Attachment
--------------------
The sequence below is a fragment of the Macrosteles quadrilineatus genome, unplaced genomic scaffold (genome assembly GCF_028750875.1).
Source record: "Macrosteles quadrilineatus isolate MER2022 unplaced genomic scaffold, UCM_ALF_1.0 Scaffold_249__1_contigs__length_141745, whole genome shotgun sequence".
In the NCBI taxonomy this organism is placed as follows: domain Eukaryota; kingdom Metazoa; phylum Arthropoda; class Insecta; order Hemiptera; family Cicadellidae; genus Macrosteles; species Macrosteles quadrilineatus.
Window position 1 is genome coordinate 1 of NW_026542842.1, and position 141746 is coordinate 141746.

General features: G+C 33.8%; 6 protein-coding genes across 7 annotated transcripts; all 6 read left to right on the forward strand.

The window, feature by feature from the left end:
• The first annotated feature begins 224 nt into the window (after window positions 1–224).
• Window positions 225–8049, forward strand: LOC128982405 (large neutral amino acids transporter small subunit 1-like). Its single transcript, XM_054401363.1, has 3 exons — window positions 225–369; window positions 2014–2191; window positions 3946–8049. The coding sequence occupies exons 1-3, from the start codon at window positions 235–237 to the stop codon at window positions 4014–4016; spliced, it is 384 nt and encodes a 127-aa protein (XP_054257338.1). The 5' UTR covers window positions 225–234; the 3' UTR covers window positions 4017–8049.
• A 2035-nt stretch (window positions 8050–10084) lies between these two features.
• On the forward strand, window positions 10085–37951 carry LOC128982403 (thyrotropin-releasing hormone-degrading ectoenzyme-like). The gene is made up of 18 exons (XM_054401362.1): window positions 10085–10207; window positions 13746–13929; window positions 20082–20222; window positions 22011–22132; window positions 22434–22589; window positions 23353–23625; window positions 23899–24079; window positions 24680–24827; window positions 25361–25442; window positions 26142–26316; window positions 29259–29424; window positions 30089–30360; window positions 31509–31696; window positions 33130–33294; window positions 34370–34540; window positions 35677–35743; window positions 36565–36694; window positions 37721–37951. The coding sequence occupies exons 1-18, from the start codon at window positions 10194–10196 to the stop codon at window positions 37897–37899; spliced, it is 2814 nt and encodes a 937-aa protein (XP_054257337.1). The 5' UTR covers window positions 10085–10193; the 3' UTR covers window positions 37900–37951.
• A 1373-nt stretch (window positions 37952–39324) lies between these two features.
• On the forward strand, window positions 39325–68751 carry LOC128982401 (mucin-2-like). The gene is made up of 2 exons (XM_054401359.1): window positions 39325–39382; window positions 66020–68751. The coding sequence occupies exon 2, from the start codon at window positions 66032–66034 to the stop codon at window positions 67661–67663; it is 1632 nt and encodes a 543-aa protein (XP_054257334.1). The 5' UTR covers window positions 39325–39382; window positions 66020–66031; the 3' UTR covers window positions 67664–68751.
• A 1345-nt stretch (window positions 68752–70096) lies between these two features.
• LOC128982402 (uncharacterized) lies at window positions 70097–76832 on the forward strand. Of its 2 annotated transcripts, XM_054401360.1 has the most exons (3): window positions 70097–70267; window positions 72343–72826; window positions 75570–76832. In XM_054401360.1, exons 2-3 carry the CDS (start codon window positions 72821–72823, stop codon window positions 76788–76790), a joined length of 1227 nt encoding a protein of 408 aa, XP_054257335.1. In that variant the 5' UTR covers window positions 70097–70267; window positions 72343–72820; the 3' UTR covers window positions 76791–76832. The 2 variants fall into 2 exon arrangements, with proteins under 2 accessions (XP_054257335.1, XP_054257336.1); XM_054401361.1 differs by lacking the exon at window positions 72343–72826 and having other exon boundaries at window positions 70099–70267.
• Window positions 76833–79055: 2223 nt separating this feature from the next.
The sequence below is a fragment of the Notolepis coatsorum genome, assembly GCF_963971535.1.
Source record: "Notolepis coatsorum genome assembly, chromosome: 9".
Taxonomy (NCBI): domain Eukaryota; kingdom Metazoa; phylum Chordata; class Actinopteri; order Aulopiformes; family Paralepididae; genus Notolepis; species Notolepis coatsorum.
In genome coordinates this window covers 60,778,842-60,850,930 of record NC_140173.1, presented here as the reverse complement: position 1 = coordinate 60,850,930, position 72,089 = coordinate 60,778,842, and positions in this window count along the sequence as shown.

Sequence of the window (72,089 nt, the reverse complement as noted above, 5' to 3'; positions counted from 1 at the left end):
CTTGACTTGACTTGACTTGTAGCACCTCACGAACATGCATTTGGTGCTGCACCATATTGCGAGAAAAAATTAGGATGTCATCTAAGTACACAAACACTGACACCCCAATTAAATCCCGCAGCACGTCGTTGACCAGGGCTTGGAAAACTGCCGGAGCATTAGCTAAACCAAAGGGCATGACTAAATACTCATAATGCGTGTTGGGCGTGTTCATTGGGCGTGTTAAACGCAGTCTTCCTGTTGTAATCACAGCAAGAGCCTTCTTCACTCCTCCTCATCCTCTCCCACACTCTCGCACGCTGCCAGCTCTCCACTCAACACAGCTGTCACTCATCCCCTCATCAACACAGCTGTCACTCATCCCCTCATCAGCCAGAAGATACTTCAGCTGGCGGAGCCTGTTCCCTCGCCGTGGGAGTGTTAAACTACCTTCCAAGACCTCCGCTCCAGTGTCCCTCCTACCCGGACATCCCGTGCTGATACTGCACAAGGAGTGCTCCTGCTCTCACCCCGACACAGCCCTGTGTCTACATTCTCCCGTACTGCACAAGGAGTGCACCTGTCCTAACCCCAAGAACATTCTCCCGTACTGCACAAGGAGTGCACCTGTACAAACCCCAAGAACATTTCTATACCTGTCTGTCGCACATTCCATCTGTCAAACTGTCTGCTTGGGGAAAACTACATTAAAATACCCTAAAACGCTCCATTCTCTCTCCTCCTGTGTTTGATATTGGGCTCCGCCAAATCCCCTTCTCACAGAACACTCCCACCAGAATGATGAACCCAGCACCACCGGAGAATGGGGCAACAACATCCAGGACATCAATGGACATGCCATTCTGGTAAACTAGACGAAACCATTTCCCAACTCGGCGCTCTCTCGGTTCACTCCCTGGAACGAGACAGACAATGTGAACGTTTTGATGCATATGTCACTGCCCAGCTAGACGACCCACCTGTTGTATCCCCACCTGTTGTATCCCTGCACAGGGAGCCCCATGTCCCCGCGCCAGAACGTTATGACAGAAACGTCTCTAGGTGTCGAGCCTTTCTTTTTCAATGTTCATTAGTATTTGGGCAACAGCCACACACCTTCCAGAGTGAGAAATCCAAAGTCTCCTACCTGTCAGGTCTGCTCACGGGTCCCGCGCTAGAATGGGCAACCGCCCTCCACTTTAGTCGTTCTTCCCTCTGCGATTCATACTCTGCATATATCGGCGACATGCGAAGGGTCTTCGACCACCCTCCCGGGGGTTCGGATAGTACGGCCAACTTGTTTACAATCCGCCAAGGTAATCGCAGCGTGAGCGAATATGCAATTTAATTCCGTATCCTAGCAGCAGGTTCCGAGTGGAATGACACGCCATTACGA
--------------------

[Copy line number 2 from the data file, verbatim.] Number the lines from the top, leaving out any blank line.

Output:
Source record: "Macrosteles quadrilineatus isolate MER2022 unplaced genomic scaffold, UCM_ALF_1.0 Scaffold_249__1_contigs__length_141745, whole genome shotgun sequence".